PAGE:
You can't delegate a ZFS administration permission to delete only snapshots
ZFS has a system that lets you selectively delegate administration
permissions from root to other users (exposed through '
on a per filesystem tree basis. This led to the following interesting
question (and answer) over on the fediverse:
@wxcafe: hey can anyone here confirm that there's no zfs permission for destroying only snapshots?
@cks: I can confirm this based on the ZFS on Linux code. The 'can you destroy a snapshot' code delegates to a general 'can you destroy things' permission check that uses the overall 'destroy' permission.
(It also requires mount permissions, presumably because you have to be able to unmount something that you're about to destroy.)
The requirement for unmount means that delegating 'destroy' permissions may not work on Linux (or may not always work), because only root can unmount things on Linux. I haven't tested to see whether ZFS will let you delegate unmount permission (and thereby pass its internal checks) but then later the unmount operation will fail, or whether the permission cannot be delegated on Linux (which would mean that you can't delegate 'destroy' either).
The inability to allow people to only delete snapshots is a bit unfortunately, because you can delegate the ability to create them (as the 'snapshot' permission). It would be nice to be able to delegate snapshot management entirely to people (or to an unprivileged account used for automated snapshot management) but not let them destroy the filesystem itself.
This situation is the outcome of two separate and individually
sensible design decisions, which combine together here in a not
great way. First, ZFS decided that creating snapshots would be a
zfs' command but destroying them would be part of '
destroy' (a decision that I personally dislike because of how it
puts you that much closer to an irreversible error). Then when it
added delegated permissions, ZFS chose to delegate pretty much by
zfs' commands, although it could have chosen a different split.
Since destroying snapshots is part of '
zfs destroy', it is all
covered under one 'destroy' permission.
(The code in the ZFS kernel module does not require this; it has a separate permission check function for each sort of thing being destroyed. They all just call a common permission check function.)
The good news is that while writing this entry and reading the
zfs allow' manpage, I realized that there may sort of be a
workaround under specific situations. I'll just quote myself
Actually I think it may be possible to do this in practice under selective circumstances. You can delegate a permission only for descendants of a filesystem, not for the filesystem itself, so if a filesystem will only ever have snapshots underneath it, I think that a 'descendants only' destroy delegation will in practice only let people destroy snapshots, because that's all that exists.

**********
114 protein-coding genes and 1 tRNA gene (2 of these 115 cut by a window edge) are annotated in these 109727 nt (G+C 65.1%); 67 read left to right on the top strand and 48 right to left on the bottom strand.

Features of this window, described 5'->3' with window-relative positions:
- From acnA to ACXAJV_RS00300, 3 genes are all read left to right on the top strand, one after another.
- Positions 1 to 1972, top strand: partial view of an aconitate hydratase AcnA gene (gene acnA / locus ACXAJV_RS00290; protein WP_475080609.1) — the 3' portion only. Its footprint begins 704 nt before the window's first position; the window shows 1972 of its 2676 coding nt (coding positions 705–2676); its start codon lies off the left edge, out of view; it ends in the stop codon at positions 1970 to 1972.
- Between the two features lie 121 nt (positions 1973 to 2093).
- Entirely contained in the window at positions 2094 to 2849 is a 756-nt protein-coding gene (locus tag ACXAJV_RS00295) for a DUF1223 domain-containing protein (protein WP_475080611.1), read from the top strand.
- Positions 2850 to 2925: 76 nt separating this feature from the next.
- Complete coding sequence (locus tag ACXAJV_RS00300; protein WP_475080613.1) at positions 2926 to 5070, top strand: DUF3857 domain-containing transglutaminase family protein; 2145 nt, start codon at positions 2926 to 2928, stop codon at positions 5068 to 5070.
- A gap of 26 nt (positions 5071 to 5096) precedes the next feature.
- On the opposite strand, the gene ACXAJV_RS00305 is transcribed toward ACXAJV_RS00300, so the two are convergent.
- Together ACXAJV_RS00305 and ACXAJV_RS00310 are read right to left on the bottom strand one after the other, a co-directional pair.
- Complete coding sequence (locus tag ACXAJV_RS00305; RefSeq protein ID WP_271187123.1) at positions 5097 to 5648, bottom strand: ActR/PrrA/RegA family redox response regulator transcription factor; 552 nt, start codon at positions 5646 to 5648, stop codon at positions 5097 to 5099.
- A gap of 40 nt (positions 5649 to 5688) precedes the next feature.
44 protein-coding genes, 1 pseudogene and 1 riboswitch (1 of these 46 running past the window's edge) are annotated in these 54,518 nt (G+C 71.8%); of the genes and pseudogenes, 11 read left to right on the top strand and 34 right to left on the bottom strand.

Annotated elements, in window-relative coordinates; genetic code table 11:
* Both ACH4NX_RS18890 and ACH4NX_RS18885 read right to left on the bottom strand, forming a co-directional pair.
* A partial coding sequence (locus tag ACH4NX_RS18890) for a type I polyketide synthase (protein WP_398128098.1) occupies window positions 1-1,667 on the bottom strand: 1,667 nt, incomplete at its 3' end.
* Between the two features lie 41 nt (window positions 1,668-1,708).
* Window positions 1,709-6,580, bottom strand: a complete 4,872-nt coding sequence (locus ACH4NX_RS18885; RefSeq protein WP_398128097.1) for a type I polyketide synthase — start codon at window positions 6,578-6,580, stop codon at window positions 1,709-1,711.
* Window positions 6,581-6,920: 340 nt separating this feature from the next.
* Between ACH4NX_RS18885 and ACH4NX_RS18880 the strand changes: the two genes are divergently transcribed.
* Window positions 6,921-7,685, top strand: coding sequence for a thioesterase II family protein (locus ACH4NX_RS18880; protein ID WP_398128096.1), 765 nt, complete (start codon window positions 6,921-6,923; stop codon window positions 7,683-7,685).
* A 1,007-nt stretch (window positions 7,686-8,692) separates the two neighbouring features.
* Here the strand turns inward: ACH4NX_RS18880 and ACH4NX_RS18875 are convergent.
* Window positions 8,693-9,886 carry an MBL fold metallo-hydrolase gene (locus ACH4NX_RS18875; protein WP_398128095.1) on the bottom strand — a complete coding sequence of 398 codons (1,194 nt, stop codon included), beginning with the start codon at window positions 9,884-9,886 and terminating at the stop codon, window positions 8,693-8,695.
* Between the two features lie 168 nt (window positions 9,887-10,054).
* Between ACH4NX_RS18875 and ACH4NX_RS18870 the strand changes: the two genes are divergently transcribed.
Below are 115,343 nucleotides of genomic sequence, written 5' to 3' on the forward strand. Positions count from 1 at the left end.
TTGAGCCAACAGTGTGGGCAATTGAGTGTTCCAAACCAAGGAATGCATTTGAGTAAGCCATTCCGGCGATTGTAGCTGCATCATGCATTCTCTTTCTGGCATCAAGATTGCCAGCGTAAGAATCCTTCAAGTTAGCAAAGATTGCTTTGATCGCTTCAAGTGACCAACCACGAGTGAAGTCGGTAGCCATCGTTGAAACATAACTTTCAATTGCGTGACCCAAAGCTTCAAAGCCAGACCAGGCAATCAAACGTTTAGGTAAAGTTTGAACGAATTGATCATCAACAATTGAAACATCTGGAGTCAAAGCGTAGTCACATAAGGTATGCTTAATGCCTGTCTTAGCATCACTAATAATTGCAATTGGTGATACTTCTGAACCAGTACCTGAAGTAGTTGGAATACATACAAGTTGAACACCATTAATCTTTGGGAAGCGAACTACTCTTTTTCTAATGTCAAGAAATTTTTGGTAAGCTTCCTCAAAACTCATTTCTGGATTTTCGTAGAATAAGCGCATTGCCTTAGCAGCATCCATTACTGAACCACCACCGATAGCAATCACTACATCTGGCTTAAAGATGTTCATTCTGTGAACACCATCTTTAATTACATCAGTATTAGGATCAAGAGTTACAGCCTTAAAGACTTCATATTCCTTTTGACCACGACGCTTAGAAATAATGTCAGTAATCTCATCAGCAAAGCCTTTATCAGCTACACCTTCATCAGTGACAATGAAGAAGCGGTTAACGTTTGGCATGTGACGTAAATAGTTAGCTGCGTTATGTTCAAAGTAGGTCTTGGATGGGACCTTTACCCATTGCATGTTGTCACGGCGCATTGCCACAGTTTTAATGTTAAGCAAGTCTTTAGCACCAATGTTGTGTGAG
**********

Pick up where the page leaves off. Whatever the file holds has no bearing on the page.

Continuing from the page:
Disclaimer: this is untested.
On our fileservers, we don't have nested filesystems (or at least not any that contain data), so we could do this; anything that we'll snapshot has no further real filesystems as children. However in other setups you would have a mixture of real filesystems and snapshots under a top level filesystem, and delegating 'destroy' permission would allow people to destroy both.
(This assumes that you can delegate 'unmount' permission so that the ZFS code will allow you to do destroys in the first place. The relevant ZFS code checks for unmount permission before it checks for destroy permission.)
Doing frequent ZFS scrubs lets you discover problems close to when they happened
Somewhat recently, the ZFS on Linux mailing list had a discussion of how frequently you should do ZFS scrubs, with a number of people suggesting that modern drives only really need relatively infrequent scrubs. As I was reading through the thread as part of trying to catch up on the list, it struck me that there is a decent reason for scrubbing frequently despite this. If we assume that scrubs surface existing problems that had previously been silent (instead of creating new ones), doing frequent scrubs lowers the mean time before you detect such problems.
Lowering the mean time to detection has the same advantage it does in programming (with things like unit tests), which is that it significantly narrows down when the underlying problem could have happened. If you scrub data once a month and you find a problem in a scrub, the problem could have really happened any time in the past month; if you scrub every week and find a problem, you know it happened in the past week. Relatedly, the sooner you detect that a problem happened in the recent past, the more likely you are to still have logs, traces, metrics, and other information that might let you look for anomalies and find a potential cause (beyond 'the drive had a glitch', because that's not always the problem).